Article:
Fun With Bible Words 2: satan

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All these years, I thought Satan was his name. Or maybe Lucifer. Come to find out, satan is only a description and not a name. Our “adversary” is never once named in the whole Bible!

Satan is the untranslated Hebrew word that literally renders, according to Strong’s #7854: adversary, one who withstands. This word is not a name, but a description. What is interesting about satan is that it’s sometimes translated as “adversary” and sometimes left as “satan,” which sort of lends to the false assumption that it is a name (it really should always be translated as “adversary” to be consistent). This word is used 23 times in the Old Testament, and is left untranslated as “Satan” 14 times. The other 9 times, it is translated as “adversary.” People and even messengers of God are described as “satans” or adversaries! Take a look…

But God was angry because [Balaam] was going, and the angel of the LORD took his stand in the way as an adversary (satan) against him. Now he was riding on his donkey and his two servants were with him. … The angel of the LORD said to him, “Why have you struck your donkey these three times? Behold, I [God] have come out as an adversary (satan), because your way was contrary to me” (Numbers 22:22, 32).

Another interesting factoid is that the word “Satan” is used 33 times in the New Testament, yet it is a Hebrew word, not a Greek word (the NT is all from Greek). I’m not sure what this means except that maybe it is a scribal error of some kind, since there appears to be a word in Greek for adversary, which is antidikos.

Devil is from the Greek word “diabolos” which means, according to Strong’s #1228: prone to slander, slanderous, accusing falsely; a calumniator, false accuser, slanderer. Diabolo is actually an adjective (devilish/slanderous), but is often used as a noun (devil/malicious gossip). It appears to be used of both humans and immortals.

  • Judas is called a devil (diabolo—John 6:70).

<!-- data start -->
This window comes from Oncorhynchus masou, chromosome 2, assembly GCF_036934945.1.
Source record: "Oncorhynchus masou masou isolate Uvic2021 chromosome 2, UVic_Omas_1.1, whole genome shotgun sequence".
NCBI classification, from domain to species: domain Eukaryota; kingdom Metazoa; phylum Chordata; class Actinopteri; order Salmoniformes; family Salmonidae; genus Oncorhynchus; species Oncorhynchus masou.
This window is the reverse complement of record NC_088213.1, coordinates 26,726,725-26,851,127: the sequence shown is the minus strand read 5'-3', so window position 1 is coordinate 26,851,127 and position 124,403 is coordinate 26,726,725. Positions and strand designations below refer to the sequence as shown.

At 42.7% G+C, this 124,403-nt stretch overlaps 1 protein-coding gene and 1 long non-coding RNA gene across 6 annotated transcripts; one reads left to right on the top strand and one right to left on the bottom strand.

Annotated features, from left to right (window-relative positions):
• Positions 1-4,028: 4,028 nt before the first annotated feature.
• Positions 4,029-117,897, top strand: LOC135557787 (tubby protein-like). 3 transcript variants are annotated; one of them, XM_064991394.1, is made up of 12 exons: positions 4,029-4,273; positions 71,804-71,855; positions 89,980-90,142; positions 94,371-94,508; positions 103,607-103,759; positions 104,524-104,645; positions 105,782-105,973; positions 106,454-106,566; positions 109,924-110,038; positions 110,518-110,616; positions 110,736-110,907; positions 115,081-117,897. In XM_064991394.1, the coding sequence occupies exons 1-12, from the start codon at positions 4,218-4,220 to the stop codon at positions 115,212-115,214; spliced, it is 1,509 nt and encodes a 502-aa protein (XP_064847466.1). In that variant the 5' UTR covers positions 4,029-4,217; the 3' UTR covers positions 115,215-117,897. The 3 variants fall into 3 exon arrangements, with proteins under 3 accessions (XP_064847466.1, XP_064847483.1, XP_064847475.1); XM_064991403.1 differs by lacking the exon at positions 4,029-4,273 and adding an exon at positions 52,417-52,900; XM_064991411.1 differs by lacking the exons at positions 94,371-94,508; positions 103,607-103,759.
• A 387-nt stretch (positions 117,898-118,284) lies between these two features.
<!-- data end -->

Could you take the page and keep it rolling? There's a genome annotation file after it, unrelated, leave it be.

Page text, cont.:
• Women are exhorted not to become “malicious gossips” (diabolos, Titus 2:3)

Lucifer is the name that has frequently been attributed to Satan from Isaiah 14, but King James is the only Bible version that uses the word “Lucifer” and it is a total mistranslation (which is why no other version uses it). This is a study in itself, but the Hebrew word is “yalal” which means to howl or lament (see the picture from the Hebrew Interlinear).

Hebrew Interlinear Bible|Scripture4all.org

All this is to say that we have built entire doctrines around words that aren’t exactly what we thought.

  • Who knew that “Satan” isn’t a proper name and that anyone who is an adversary is a satan?
  • Who knew that our Adversary in this plan of the ages is never named?
  • Who knew that Lucifer comes from an error when the Greek Scriptures were translated into Latin by Jerome way back in the late 4th century?

“Serpent” and “dragon” are two more words that are used to describe our Adversary. Still no name.

I think this is all very significant, but what it means, I don’t know yet. Any thoughts as to why there is so much inconsistency here?

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  • interesting but not very clear

    • jferwerd

      What don't you understand? Maybe I can clarify.

  • Erin

    So I have been learking….. :)….Whom was Jesus talking with the 40 days in the wilderness? I also find this interesting because I have always had a hard time with why Jesus would say "get thee behind me Satan" while talking to one of his disciples…. According to this and I must add that it fits translation "sense" that he was calling his disciple at that point and Advesary and not actually calling him the Devil????

    I will keep learking ;) xo

    • Erin

      Also, what are your thoughts on When the scripture says… The Devil your advesary?

      • jferwerd

        Hey Erin, sorry for taking so long to respond. I started school this week and it's really hectic. I agree completely about Peter…Jesus was not calling him SATAN, He was calling him an adversary to the will of God. While the Hebrew word "satan" translates as adversary, the Greek word "diabolo" (devil) translates "slanderer" or "false accuser." A good example that this is not a title reserved for a celestial being is that it is used in relation to people, such as 1 Tim. 3:11: Women must likewise be dignified, not malicious gossips (diabolos), but temperate, faithful in all things."

        So they are a bit different, which is why they might occur in the same verse. I still do believe in an actual being who is our adversary (many people don't) because I see a lot of evidence for a literal adversary.

        However, I also think that translators have sometimes taken liberties with words that have caused false traditions to come about.

  • Erin

    Or it could mean that there are two different persepectives being revealed to us… One from the perspective of our humaness and then from the spirtiual realm.